• Jacqueline Burchell, 52, of Orange, an escrow agent
  • Mohamed Salah, 37, of Mission Viejo
  • Mohamed El Tahir, 35, of Glen Burnie, Maryland

Many of the loans obviously went into default and there were subsequent foreclosures. The taxpayer is the ultimate loser because of the $6.2 million in losses suffered, $2.37 million were loans backed by Federal Home Loan Mortgage Corporation (Freddie Mac) and the Federal National Mortgage Association (Fannie Mae).

Defendant Jackie Burchell was named in a previous post on the California Real Estate Fraud Report in June 2012 in which the FBI was investigating cases of short sale fraud in Los Angeles and Orange Counties.

San Diego Escrow Officer Acquitted in $11 Million Mortgage Fraud

October 22nd, 2012 at 10:39am

A unique mortgage fraud case that was tried in federal court has come to an end with the only defendant of 24 to be acquitted.

Escrow officer Billie Bishop, 52, of La Mesa, unlike most of the other defendants, did not plead guilty and instead elected to go to trial. Bishop had been charged with wire fraud and making a false statement to a bank; her case was the first time the racketeering law was used in a mortgage fraud case.

Prosecutors had accused her of processing 77 transactions in a scheme where the other defendants received more than the listed price for homes, with the remainder going to an account earmarked for construction upgrades. This special account was managed by Darnell Bell, a Lincoln Park gang member. The homes were purchased in the days of Ninja loans (No Income No Job or Assets) and most were foreclosed after the straw buyers walked away, with Bell and his co-defendants pocketing the loan money (loan fraud, mortgage fraud).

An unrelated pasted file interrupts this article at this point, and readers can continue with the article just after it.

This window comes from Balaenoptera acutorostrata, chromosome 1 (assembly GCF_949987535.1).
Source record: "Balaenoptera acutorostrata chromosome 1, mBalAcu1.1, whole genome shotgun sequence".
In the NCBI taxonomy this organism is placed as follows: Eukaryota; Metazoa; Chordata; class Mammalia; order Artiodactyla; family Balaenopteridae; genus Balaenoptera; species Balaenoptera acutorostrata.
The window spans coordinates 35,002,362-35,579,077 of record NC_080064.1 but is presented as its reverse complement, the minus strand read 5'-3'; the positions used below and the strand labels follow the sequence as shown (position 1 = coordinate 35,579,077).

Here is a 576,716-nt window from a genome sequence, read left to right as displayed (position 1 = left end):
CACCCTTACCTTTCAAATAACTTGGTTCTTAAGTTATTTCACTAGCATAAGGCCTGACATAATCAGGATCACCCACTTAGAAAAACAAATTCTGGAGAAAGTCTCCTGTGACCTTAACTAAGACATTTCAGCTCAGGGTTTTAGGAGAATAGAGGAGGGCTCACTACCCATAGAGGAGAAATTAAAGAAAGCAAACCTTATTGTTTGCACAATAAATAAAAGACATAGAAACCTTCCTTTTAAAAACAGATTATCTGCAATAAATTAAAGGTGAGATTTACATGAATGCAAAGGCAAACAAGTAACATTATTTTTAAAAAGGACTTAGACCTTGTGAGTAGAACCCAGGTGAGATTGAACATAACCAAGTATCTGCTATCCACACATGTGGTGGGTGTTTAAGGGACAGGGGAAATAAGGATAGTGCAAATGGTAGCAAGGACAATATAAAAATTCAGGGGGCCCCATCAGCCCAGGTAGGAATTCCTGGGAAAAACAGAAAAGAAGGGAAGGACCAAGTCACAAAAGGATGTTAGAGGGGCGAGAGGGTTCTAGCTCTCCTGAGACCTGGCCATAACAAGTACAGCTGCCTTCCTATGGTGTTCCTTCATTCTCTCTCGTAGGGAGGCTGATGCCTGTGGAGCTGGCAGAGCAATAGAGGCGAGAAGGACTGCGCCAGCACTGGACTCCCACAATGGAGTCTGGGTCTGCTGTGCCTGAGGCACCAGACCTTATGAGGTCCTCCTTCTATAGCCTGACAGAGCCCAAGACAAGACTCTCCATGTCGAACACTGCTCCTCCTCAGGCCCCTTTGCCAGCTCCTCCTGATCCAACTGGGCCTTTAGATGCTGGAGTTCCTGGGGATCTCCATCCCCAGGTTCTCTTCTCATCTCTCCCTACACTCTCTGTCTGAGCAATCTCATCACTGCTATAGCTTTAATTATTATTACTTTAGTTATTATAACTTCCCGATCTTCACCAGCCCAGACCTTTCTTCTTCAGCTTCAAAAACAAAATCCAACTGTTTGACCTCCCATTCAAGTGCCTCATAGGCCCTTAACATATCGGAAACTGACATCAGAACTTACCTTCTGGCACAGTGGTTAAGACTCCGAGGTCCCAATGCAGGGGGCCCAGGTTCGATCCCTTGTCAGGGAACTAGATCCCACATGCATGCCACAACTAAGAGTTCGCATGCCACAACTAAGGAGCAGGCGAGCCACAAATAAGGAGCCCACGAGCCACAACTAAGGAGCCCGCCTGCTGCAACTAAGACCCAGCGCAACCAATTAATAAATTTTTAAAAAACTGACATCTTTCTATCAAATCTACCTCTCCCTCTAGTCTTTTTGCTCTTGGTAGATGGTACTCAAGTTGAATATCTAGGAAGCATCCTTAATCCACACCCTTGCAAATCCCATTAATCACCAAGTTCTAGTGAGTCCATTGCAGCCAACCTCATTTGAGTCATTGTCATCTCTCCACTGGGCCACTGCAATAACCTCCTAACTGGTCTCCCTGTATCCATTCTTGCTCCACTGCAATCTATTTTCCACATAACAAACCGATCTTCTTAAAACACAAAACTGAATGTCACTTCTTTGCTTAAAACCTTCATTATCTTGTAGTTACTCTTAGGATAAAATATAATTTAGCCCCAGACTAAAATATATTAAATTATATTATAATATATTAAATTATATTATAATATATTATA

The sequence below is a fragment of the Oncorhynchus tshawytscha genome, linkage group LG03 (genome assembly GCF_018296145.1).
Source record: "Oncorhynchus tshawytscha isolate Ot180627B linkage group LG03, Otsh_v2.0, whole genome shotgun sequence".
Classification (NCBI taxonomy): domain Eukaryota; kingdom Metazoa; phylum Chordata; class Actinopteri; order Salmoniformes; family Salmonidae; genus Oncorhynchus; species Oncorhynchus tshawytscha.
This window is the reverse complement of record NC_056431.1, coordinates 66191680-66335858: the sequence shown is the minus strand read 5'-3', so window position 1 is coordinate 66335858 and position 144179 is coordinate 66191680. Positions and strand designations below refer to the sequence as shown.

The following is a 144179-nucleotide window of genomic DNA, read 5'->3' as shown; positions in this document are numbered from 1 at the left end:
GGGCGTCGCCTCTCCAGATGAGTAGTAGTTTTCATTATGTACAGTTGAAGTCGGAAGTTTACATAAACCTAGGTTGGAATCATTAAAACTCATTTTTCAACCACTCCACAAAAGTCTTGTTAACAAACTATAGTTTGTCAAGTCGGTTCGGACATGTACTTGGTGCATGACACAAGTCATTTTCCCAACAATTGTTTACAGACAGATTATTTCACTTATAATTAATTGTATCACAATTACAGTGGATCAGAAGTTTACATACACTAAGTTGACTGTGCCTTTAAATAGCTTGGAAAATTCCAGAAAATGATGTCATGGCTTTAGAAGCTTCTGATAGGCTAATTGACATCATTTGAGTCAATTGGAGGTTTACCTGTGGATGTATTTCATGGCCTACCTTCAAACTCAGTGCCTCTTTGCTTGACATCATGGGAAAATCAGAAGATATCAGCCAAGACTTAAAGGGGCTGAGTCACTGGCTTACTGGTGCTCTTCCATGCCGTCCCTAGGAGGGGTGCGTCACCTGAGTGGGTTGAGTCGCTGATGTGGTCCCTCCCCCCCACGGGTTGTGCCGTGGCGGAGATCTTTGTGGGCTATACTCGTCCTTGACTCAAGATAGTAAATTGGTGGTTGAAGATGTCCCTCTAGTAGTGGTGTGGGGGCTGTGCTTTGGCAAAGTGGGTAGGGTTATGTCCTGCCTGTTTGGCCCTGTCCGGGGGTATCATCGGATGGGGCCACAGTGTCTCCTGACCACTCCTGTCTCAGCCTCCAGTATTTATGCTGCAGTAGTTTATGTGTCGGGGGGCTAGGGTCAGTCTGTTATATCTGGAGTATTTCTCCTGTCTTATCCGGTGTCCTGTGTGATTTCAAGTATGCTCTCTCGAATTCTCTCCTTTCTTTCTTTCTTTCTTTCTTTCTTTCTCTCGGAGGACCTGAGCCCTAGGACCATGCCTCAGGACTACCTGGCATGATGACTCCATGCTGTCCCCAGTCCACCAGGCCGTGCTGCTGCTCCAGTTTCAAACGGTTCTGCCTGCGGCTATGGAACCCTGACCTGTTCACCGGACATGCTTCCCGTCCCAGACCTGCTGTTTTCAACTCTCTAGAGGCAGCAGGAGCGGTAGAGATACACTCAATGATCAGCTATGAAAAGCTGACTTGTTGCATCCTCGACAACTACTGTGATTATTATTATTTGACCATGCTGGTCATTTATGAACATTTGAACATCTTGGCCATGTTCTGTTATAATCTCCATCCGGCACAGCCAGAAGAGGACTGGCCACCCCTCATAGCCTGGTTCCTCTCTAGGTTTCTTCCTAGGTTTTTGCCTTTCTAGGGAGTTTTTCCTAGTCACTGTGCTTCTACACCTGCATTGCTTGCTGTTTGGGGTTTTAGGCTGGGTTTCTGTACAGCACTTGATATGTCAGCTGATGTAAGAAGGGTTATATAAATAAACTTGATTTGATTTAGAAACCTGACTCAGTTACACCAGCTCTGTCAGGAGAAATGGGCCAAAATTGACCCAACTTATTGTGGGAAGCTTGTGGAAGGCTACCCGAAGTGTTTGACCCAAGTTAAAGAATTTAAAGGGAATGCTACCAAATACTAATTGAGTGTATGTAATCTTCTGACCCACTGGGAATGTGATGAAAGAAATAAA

Billie Bishop was tried before U.S. District Court Judge Larry A. Burns. The attorneys who represented her were Gastone Bebi and Jonathan Jordan.

After the trial, Bebi stated that prosecutors had been unable to prove that Bishop had any awareness that the construction work was being performed or that the sales were fraudulent (real estate fraud, escrow fraud).

Read the original article in U-T San Diego (San Diego Union Tribune).

© Copyright 2007-2018 Monique Bryher

Legal Disclaimer.

The information and notices contained on The California Real Estate Fraud Report are intended to summarize recent developments in real estate fraud, mortgage fraud, short sale fraud, REO fraud, appraisal fraud, loan modification scams, loan modification fraud and other real estate related crimes occurring in Los Angeles and California. The posts on this site are presented as general research and information and are expressly not intended, and should not be regarded, as legal advice. Much of the information on this site concerns allegations made in civil lawsuits and in criminal indictments. All persons are presumed innocent until convicted of a crime. Readers who have particular questions about real estate fraud, mortgage fraud and appraisal fraud matters or who believe they require legal counsel should seek the advice of an attorney.

ALL RIGHTS RESERVED. No part of this publication may be reproduced or transmitted in any form or by any means, electronic or mechanical, including photocopying, recording or by any information storage and retrieval system, without written permission from the author, except for the inclusion of BRIEF QUOTATIONS in a review.


Copy Protected by Chetan's WP-Copyprotect.